Menopause

Original Editor - User Name Top Contributors - Nicole Sandhu, Khloud Shreif, Kim Jackson and Amanda Ager

Definition

Natural menopause occurs when there is a complete, or near complete, ovarian follicular depletion of a female's ovaries. This results in the end of her menstrual cycle for 12 months, which is retrospectively determined. It occurs at a median age of 51.4 years and menopause before the age of 40 years old is considered abnormal. The months and years leading up to this are called peri-menopause.[1]

Types of Menopause

Physiological Menopause

Also known as spontaneous progressive decline of menstrual cycle due to decline of ovarian function, the average age is between 40-51 years of age.

Pathological Menopause

Premature menopause: cessation of ovarian function before the age of 40.[2]

  • Artificial or surgical menopause; permanent cessation of ovarian of ovarian function due to surgical intervention, or medical treatment like chemotherapy, pelvic radiation therapy.[3]
  • Delayed menopause: cessation of ovarian function after the age of 51.

Females who experience premature menopause have a greater probability of developing early mortality and morbidity rates.[4][5]

Clinical Exam

Subjective

Symptoms of menopause and peri-menopause:[6]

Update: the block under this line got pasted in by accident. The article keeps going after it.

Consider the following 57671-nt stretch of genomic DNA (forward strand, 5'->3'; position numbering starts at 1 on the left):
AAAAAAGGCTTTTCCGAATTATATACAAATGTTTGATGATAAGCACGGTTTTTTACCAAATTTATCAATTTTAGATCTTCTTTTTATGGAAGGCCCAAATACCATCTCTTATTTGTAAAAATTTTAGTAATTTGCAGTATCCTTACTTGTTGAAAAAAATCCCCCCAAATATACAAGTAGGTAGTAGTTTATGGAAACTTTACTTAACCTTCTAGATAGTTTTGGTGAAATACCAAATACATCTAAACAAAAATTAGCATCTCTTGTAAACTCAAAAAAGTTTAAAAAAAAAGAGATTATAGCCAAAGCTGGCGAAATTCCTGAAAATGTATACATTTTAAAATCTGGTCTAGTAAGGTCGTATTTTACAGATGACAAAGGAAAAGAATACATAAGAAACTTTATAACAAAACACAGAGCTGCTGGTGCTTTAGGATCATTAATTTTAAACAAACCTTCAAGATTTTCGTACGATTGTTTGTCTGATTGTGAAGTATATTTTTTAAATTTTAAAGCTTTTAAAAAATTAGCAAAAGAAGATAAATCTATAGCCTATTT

Symptoms Information
Hot flashes
  • A hot flash typically begins a sudden sensation of heat in the upper chest, face, and back, often associated with perspiration[7]
  • Occurs in up to 85% of women.
  • Hot flashes can begin in the late reproductive years and symptoms become more common through early menopause, late menopause, and early post menopause period.[8]
Vaginal dryness and/or Sexual function
  • Genitourinary syndrome of menopause (GSM) refer to atrophic symptoms that, women may have in the vulvovaginal and bladder-urethral areas from loss of estrogen that occurs with menopause.
  • Epithelial lining of the vagina and urethra are estrogen-dependent tissues, and estrogen deficiency leads to thinning of the vaginal epithelium, resulting in vaginal atrophy, which leads to dryness, itching, and often dyspareunia.[8]
  • Estrogen deficiency leads to a decrease in blood flow to the vagina and vulva, which causes decreased vaginal lubrication and sexual dysfunction.[8]
  • One of the earliest signs of estrogen insufficiency is noticed when there is a decrease in vaginal lubrication upon sexual arousal
  • vaginal dryness affects up to 85 percent of women over 40 years of age, with an additional 29 to 59 percent reporting dyspareunia and another 26 to 77 percent reporting vaginal itching and irritation
Depression
  • There is a significant risk of new-onset depression during menopause when compared with pre-menopausal women.[9]
Sleep disturbances
  • Women with menopause report increase sleep difficulties more than women preimenopause such as, difficulty fal a sleep, night time awakening. This may be secondary to hot flashes, mood changes
  • Anxiety and depression may have a negative effect on sleep during this time
  • Treatment of sleep disturbance depend on clinical presentation.[8]
Joint pain/ arthritis Musculoskeletal pain/arthralgia
  • Joint pain appears to increase during menopause, may be due to esrtogen deficiency.
  • Analgesic drug such as oral NSAID, or intra-articular injection.
  • HRT(hormonal replacement therapy) doesn't show improve for joint pain still under study.
  • Musculoskeletal pain increase prei and post menopause. How estrogen cause musculoskeletal pain still not clear.